Morris Clark and Otis Ellis, two former senior executives at Marathon Oil and JPMorgan Private Bank, are looking to address the digital divide that exists in the US by launching a new impact fund that will invest in broadband in underserved rural and urban areas.
“Two major, unforeseen events – the covid pandemic and the social unrest that followed the murder of George Floyd – really helped us highlight what we saw as a gap in the marketplace,” Clark, who served as vice-president and treasurer at Houston-based Marathon Oil between January 2014 and last July, told sister publication Infrastructure Investor.
“It was really this notion that that there is a lack of investment in those underserved communities,” he continued. “There’s a lack of investment particularly on the infrastructure side and more specifically on the broadband side. So, that’s kind of what brought us to where we are today,” he said.
Ellis, who most recently served as client advisor at JPMorgan Private Bank, added that, “having more than 30 years in the investment business, looking at what market forces dictate, and having been involved in community development, having worked with pension funds and non-profits, it just seemed like a natural fit to explore broadband more.”
The rise of digital real estate as an essential service has been underscored during the pandemic-related lockdowns.
“The digital divide has been around for a long time,” Clark said. “But it has particular meaning now as we go through this pandemic and seeing the impact something simple like whether or not you have access to broadband, can have on education, particularly for kids in underserved communities,” he added. “So, to us it became a moral imperative. It just became unacceptable that you can have, in the year 2020 and 2021, that digital divide.”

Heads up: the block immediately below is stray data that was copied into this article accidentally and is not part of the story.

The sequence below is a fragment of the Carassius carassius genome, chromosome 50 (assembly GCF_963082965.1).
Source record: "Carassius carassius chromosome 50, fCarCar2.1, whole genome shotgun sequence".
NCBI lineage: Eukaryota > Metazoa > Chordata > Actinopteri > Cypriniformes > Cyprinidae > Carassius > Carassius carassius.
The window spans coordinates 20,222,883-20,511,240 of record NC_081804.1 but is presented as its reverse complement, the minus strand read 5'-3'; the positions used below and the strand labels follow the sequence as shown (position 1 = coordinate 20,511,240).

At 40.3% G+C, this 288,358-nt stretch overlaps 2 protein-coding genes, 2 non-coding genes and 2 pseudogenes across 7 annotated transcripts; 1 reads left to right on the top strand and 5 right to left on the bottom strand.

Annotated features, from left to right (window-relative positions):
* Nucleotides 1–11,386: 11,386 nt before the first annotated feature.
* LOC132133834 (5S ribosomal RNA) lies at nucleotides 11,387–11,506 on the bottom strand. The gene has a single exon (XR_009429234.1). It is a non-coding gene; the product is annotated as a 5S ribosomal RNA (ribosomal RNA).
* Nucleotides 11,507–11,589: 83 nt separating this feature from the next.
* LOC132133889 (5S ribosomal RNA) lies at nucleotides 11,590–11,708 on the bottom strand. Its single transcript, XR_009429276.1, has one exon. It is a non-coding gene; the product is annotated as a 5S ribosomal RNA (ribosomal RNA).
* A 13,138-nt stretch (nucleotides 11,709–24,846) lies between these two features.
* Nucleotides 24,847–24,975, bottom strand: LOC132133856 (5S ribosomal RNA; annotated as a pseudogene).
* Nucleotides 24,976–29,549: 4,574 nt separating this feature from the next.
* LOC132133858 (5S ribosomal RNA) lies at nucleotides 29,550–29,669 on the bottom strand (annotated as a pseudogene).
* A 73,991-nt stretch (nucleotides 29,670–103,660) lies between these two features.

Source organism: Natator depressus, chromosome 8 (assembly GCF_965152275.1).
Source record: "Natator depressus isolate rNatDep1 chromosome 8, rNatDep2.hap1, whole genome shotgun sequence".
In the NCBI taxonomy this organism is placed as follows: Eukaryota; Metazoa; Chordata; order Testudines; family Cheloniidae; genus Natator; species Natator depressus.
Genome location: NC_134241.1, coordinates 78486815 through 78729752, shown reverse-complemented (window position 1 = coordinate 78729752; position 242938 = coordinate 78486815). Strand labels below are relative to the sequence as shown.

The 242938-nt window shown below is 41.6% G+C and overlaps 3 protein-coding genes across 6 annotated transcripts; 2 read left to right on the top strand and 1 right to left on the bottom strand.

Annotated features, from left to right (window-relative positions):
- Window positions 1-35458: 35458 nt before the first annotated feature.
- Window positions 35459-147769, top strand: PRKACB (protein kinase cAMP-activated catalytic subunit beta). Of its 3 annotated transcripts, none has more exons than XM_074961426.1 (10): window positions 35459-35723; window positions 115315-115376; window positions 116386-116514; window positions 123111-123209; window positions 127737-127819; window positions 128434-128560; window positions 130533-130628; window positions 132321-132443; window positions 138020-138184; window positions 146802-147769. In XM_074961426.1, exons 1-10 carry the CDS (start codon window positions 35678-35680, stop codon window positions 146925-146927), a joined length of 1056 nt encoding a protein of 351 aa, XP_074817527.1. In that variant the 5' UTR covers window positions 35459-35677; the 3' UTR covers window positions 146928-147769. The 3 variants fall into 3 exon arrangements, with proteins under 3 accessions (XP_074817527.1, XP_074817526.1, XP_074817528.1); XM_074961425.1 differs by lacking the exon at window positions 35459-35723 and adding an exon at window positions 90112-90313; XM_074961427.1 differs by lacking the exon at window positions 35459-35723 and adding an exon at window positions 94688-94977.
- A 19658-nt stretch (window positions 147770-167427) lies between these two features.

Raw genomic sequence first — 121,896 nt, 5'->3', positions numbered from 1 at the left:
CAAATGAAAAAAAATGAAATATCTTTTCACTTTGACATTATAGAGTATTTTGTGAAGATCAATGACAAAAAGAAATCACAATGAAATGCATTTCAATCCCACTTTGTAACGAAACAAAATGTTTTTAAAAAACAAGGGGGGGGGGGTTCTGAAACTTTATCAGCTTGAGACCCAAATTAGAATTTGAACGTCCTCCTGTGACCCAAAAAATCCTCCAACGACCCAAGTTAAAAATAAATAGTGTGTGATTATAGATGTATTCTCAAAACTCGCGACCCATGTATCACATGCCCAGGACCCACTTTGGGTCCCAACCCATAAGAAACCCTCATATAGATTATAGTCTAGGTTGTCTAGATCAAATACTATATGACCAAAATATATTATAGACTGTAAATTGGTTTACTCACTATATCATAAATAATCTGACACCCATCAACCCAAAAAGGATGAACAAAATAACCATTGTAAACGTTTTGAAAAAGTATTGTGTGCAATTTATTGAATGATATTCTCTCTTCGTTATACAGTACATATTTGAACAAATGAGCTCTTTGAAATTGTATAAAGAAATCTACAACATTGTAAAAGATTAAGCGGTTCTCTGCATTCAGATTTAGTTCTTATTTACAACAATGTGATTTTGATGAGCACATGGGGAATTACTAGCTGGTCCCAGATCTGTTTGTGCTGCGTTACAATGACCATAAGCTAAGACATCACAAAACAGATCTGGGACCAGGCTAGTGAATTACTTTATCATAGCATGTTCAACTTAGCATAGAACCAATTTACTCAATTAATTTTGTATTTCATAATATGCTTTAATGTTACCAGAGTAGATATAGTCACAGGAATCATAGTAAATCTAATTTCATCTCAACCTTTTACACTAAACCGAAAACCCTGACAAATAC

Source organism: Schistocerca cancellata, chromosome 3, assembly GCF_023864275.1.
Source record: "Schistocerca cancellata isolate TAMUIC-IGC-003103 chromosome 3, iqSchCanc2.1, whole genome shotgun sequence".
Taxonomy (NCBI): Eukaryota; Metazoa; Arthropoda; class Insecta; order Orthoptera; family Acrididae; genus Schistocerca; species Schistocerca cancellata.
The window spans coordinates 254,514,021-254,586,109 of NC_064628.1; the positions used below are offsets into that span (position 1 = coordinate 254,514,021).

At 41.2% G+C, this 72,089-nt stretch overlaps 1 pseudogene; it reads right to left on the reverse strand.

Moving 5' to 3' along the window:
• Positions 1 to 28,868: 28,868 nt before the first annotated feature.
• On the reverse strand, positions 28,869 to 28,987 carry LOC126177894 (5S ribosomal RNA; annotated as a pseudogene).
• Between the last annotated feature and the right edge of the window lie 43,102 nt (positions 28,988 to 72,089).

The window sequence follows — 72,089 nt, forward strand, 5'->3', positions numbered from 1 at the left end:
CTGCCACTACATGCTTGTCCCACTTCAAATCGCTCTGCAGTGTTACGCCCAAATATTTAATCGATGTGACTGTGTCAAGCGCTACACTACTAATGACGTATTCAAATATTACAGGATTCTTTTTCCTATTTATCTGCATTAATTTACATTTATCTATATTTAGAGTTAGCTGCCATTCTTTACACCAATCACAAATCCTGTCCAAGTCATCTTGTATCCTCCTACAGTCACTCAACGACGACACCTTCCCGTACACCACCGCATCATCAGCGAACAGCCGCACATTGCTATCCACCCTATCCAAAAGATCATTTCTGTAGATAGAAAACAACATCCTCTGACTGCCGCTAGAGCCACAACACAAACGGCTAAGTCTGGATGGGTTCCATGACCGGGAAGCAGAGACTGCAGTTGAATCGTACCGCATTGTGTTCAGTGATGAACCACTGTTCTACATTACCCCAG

Clark and Ellis have not yet set a target for the Epiphany Community Impact Fund, but the goal is to invest across the US. “We’re evaluating opportunities now in the Southeast and Northeast regions,” Clark said. “But again, it’s early days, so that could certainly expand. But, initially, we do see it being US-focused.”
Asked whether the pandemic and the related lockdowns and travel restrictions might prove to be a challenge for fundraising, Clark said: “We really don’t foresee that being an obstacle. I would say quite the opposite. The current environment highlights the need for what we’re doing. We think we’re filling a niche.”
Ellis added: “We think the due diligence and the thoughtfulness with which we’re approaching the fund – patience is something we will need to be mindful of – we believe there is an opportunity for us to provide solutions to underserved communities.”
The fund will be managed by both Clark and Ellis. JR Chantengco, managing director of Black Pearl Investments, a New York-based boutique firm specializing in real estate, will serve as the fund’s capital advisor.
All three men are members of the Shreveport Economic Recovery Task Force in Louisiana, a coalition of local and national business leaders focusing on shovel-ready infrastructure projects that will help boost the city’s economy post-covid. The group’s Digital Infrastructure Committee is working with the Louisiana Federal Delegation, local and state educators, community groups and key stakeholders on bringing broadband access to cities and rural communities in the northern region of the state, according to a statement.